Characterization of hydrated silicate-bearing outcrops in Tyrrhena Terra, Mars: Implications to the alteration history of Mars

Research areas:
Year:
2012
Authors:
  • D. Loizeau
  • J. Carter
  • S. Bouley
  • Nicolas Mangold
  • F. Poulet
  • J. -P. Bibring
  • F. Costard
  • Y. Langevin
  • B. Gondet
  • S. L. Murchie
Journal:
ICARUS
Volume:
219
Number:
1
Pages:
476-497
Month:
May
ISSN:
0019-1035
Abstract:
The Tyrrhena Terra region of Mars is studied with the imaging
spectrometers OMEGA (Observatoire pour la Mineralogie, l'Eau, les Glaces
et l'Activite) onboard Mars Express and CRISM (Compact Reconnaissance
Infrared Spectrometer for Mars) onboard Mars Reconnaissance Orbiter,
through the observation of tens of craters that impacted into this part
of the martian highlands. The 175 detections of hydrated silicates are
reported, mainly associated with ejecta blankets, crater walls and rims,
and central up-lifts. Sizes of craters where hydrated silicates are
detected are highly variable, diameters range from less than 1 km to 42
km. We report the presence of zeolites and phyllosilicates like
prehnite, Mg-chlorite, Mg-rich smectites and mixed-layer
chlorites-smectites and chlorite-vermiculite from comparison of
hyperspectral infrared observations with laboratory spectra. These
minerals are associated with fresh craters post-dating any aqueous
activity. They likely represent ancient hydrated terrains excavated by
the crater-forming impacts, and hence reveal the composition of the
altered Noachian crust, although crater-related hydrothermal activity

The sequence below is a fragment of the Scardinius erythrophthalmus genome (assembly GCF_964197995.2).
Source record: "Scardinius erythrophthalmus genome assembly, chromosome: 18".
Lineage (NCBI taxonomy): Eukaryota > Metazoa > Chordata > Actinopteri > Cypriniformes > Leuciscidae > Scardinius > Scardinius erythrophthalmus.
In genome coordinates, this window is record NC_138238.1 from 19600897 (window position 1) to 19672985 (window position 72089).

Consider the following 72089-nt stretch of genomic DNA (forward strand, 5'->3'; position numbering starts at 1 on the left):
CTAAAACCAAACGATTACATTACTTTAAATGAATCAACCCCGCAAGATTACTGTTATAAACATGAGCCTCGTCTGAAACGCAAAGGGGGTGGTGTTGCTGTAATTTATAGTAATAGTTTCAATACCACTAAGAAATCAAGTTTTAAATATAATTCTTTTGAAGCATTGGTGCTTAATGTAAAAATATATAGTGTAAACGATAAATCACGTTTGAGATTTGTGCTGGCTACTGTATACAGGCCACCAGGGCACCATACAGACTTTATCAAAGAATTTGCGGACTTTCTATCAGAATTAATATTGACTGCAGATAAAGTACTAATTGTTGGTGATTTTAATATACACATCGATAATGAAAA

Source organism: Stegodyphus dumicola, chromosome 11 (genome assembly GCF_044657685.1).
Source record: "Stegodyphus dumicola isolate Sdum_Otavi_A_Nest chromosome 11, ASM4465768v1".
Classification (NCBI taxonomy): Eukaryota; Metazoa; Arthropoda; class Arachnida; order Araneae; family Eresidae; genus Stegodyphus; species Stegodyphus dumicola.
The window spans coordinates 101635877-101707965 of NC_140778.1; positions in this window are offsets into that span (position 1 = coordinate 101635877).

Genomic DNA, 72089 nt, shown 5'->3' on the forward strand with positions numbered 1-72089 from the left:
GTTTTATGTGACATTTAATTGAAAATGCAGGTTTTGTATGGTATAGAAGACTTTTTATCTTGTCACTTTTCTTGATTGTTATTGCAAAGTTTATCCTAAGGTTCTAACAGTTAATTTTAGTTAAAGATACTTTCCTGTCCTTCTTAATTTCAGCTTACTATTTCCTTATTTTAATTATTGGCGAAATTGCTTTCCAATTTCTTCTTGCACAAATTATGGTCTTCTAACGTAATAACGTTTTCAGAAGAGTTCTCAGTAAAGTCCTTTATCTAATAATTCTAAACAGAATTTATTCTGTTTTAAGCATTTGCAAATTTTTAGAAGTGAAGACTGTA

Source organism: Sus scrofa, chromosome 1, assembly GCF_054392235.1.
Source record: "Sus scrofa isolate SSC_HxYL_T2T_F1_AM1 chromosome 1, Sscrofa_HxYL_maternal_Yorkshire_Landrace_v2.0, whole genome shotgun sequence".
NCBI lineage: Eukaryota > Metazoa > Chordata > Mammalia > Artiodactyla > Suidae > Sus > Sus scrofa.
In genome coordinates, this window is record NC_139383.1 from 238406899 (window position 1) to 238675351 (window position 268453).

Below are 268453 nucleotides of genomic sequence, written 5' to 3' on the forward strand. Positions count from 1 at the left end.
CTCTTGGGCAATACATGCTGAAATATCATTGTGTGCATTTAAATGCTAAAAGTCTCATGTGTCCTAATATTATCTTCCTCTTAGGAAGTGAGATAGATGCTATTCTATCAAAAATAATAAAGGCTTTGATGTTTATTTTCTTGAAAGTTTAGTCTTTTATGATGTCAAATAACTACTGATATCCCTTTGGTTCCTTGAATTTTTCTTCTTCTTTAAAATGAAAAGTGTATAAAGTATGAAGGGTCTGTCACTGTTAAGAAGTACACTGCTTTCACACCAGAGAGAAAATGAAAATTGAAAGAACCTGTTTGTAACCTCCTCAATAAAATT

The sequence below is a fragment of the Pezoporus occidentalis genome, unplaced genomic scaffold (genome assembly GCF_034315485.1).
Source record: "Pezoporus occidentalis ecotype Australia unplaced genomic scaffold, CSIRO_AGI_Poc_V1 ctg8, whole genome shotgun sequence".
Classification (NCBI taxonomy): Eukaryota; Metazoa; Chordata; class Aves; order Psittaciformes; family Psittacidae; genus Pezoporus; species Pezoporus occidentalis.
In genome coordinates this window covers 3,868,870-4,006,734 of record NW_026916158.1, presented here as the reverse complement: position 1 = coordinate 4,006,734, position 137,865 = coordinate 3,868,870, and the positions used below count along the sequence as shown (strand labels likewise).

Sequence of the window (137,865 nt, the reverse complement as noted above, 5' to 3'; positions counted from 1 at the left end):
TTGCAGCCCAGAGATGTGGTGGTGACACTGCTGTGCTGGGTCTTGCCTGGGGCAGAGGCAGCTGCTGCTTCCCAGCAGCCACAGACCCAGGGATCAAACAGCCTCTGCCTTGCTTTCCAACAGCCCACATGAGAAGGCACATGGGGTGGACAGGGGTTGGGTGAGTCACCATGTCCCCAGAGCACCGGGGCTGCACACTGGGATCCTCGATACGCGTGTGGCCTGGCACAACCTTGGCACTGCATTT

may have played a minor role for the largest craters (>20 km in
diameter). Most detected minerals formed over relatively high
temperatures (100-300 degrees C), likely due to aqueous alteration of
the Noachian crust by regional low grade metamorphism from the Noachian
thermal gradient and/or by extended hydrothermal systems associated with
Noachian volcanism and ancient large impact craters. This is in contrast
with some other phyllosilicate-bearing regions like Mawrth Vallis where
smectites, kaolinites and hydrated silica were mainly identified,
pointing to a predominance of surface/shallow sub-surface alteration;
and where excavation by impacts played only a minor role. Smooth plains
containing hydrated silicates are observed at the boundary between the
Noachian altered crust, dissected by fluvial valleys, and the Hesperian
unaltered volcanic plains. These plains may correspond to alluvial
deposition of eroded material. The highlands of Tyrrhena Terra are
therefore particularly well suited for investigating the diversity of
hydrated minerals in ancient martian terrains. (c) 2012 Elsevier Inc.
All rights reserved.